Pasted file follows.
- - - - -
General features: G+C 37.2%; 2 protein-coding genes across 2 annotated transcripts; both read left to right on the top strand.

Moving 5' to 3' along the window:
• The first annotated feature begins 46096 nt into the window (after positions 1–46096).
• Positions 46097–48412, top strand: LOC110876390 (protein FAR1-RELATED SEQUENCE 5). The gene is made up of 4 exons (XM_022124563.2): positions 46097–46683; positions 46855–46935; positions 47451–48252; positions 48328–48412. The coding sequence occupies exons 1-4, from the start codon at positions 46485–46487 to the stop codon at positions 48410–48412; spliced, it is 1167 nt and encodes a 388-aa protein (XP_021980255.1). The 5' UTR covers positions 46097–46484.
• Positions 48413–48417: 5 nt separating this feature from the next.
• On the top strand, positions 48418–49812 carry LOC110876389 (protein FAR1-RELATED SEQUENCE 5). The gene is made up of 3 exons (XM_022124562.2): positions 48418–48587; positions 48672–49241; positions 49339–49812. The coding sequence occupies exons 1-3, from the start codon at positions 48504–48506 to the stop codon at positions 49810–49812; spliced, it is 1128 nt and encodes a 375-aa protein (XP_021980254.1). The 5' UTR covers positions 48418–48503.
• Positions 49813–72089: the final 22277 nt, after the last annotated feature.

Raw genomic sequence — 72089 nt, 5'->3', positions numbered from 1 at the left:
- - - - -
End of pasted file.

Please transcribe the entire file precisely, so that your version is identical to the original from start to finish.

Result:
General features: G+C 37.2%; 2 protein-coding genes across 2 annotated transcripts; both read left to right on the top strand.

Moving 5' to 3' along the window:
• The first annotated feature begins 46096 nt into the window (after positions 1–46096).
• Positions 46097–48412, top strand: LOC110876390 (protein FAR1-RELATED SEQUENCE 5). The gene is made up of 4 exons (XM_022124563.2): positions 46097–46683; positions 46855–46935; positions 47451–48252; positions 48328–48412. The coding sequence occupies exons 1-4, from the start codon at positions 46485–46487 to the stop codon at positions 48410–48412; spliced, it is 1167 nt and encodes a 388-aa protein (XP_021980255.1). The 5' UTR covers positions 46097–46484.
• Positions 48413–48417: 5 nt separating this feature from the next.
• On the top strand, positions 48418–49812 carry LOC110876389 (protein FAR1-RELATED SEQUENCE 5). The gene is made up of 3 exons (XM_022124562.2): positions 48418–48587; positions 48672–49241; positions 49339–49812. The coding sequence occupies exons 1-3, from the start codon at positions 48504–48506 to the stop codon at positions 49810–49812; spliced, it is 1128 nt and encodes a 375-aa protein (XP_021980254.1). The 5' UTR covers positions 48418–48503.
• Positions 49813–72089: the final 22277 nt, after the last annotated feature.

Raw genomic sequence — 72089 nt, 5'->3', positions numbered from 1 at the left: